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For most of the afternoon, his progress was lordly and though you wished Bangladesh attacked him first with seamers, it might not have made much of a difference. The spinners were played with deft feet and hands, as when he danced down and pushed Mohammad Rafique straight down the ground in the 35th over of the innings. He wasn't ground down at any stage, just a man in control. He chose to bring up his fifty, after two and a half hours and 116 balls, with successive fours, but he could easily have brought it up substantially quicker or slower than he did, so solid did he look.

For two days, Bangladesh were also a changed team, and though there have been signs over the last two that they regressed to older traits, their three-wicket burst late in the afternoon happily suggested they are not willing to lie down just yet. They batted this morning as if only to prove Shane Warne's contention that wickets in Bangladesh come cheaper than elsewhere. It will be little consolation that he himself is probably reassessing his original verdict given that he hadn't taken a wicket for over 30 overs and that eventually his three came at over 40 runs each.

For much of the afternoon, with ball and in the field, Bangladesh were resigned. It is understandable, given 37 losses in 42 Tests (and many by an innings). They didn't let Australia canter away and though wickets didn't look likely, runs weren't shipped either. That seemed little consolation until Rafique - whose perseverance surely can rarely be questioned - struck. Having toiled through nearly 20 wicketless overs, he suddenly remembered that Damien Martyn often attracts rippers from left-arm spinners and that Michael Clarke's exuberance continues to eat away at the impression he made when he first arrived. Two late wickets, classically left-arm in method, were just personal reward though the greater one was that it hauled Bangladesh back.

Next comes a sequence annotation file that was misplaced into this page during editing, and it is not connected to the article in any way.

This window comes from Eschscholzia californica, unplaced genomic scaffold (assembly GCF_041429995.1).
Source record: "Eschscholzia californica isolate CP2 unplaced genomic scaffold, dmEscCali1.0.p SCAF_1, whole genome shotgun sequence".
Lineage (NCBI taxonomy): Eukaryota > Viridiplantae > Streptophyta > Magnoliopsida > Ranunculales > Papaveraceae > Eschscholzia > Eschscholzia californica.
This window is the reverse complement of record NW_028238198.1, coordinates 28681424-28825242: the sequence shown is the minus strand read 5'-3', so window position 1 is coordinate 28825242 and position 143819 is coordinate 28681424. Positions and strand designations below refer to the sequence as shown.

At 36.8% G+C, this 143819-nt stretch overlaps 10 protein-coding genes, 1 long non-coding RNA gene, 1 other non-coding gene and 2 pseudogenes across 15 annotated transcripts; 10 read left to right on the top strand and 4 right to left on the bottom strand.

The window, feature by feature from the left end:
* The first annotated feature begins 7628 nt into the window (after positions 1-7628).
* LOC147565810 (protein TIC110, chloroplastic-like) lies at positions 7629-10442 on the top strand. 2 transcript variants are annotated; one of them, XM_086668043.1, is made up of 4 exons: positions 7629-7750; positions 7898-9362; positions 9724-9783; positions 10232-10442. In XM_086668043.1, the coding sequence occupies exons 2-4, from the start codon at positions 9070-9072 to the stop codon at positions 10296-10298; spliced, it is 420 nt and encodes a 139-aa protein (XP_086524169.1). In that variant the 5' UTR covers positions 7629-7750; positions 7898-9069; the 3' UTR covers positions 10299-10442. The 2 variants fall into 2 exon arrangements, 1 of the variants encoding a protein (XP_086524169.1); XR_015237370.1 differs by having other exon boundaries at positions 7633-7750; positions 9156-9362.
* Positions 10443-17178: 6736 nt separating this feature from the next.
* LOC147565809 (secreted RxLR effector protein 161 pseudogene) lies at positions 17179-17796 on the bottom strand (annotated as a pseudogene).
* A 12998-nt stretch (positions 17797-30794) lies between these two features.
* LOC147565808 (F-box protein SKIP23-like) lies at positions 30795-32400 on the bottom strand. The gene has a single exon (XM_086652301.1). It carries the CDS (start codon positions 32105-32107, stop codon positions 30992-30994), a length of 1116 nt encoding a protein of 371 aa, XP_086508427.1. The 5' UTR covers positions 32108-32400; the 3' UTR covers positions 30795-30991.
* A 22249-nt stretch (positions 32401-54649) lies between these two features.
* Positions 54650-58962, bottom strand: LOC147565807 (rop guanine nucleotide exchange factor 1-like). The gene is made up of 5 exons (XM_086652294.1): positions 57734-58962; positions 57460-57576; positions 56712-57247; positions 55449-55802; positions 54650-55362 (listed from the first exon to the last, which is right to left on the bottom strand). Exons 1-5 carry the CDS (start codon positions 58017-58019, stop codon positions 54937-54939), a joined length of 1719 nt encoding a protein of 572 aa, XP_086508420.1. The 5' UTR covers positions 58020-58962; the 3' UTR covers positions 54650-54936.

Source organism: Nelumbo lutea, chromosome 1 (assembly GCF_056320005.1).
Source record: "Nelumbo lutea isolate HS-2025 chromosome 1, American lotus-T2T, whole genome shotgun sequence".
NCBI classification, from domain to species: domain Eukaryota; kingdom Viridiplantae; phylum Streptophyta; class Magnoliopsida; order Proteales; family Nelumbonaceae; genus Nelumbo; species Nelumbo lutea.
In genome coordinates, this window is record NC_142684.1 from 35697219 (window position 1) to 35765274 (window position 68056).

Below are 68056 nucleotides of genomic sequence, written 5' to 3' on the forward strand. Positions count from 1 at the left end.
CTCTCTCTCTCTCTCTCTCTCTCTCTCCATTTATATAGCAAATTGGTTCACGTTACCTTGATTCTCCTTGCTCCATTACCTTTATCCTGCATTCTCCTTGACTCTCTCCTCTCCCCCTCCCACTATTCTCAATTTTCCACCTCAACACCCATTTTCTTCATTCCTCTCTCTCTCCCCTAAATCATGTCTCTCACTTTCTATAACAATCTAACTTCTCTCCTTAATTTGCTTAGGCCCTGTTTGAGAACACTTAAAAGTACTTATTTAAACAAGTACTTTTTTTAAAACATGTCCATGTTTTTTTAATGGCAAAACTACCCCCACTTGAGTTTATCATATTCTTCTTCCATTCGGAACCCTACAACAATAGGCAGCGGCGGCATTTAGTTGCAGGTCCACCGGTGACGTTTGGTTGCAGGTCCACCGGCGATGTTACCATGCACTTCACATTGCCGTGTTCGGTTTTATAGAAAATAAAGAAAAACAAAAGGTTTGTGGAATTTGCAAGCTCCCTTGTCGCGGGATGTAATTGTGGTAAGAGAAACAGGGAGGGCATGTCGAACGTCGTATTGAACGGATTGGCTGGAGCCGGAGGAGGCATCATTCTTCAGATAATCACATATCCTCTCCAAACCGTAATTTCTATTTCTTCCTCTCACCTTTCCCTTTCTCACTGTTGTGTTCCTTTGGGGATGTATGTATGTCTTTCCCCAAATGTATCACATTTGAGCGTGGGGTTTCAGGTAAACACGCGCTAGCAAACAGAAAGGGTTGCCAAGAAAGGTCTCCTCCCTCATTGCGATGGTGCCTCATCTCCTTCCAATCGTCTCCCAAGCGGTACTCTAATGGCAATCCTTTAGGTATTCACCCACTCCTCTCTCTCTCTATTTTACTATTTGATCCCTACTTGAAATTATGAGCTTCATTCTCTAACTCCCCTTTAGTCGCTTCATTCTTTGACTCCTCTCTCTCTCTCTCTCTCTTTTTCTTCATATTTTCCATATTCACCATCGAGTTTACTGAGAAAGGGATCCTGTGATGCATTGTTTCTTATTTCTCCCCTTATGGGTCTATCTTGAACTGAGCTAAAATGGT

Whatever the result - it isn't yet set in stone - Bangladesh have provided an almighty contest against the best side in the world. In even setting Australia a 300-plus target, seen objectively or subjectively, there is a victory. Their ability was evidenced in the first half of the match, but some spirit was also revealed at the very end today. Ponting lives on and tomorrow morning will once again reveal just how important his continuing excellence is in this time of Australian transition. But we're also just learning that Rafique - and maybe some of his team-mates - will not back down so readily.

Osman Samiuddin is Pakistan editor of Cricinfo

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Osman Samiuddin Osman spent the first half of his life pretending he discovered reverse swing with a tennis ball half-covered with electrical tape. The second half of his life was spent trying, and failing, to find spiritual fulfillment in the world of Pakistani advertising and marketing. The third half of his life will be devoted to convincing people that he did discover reverse swing. And occasionally writing about cricket. And learning mathematics.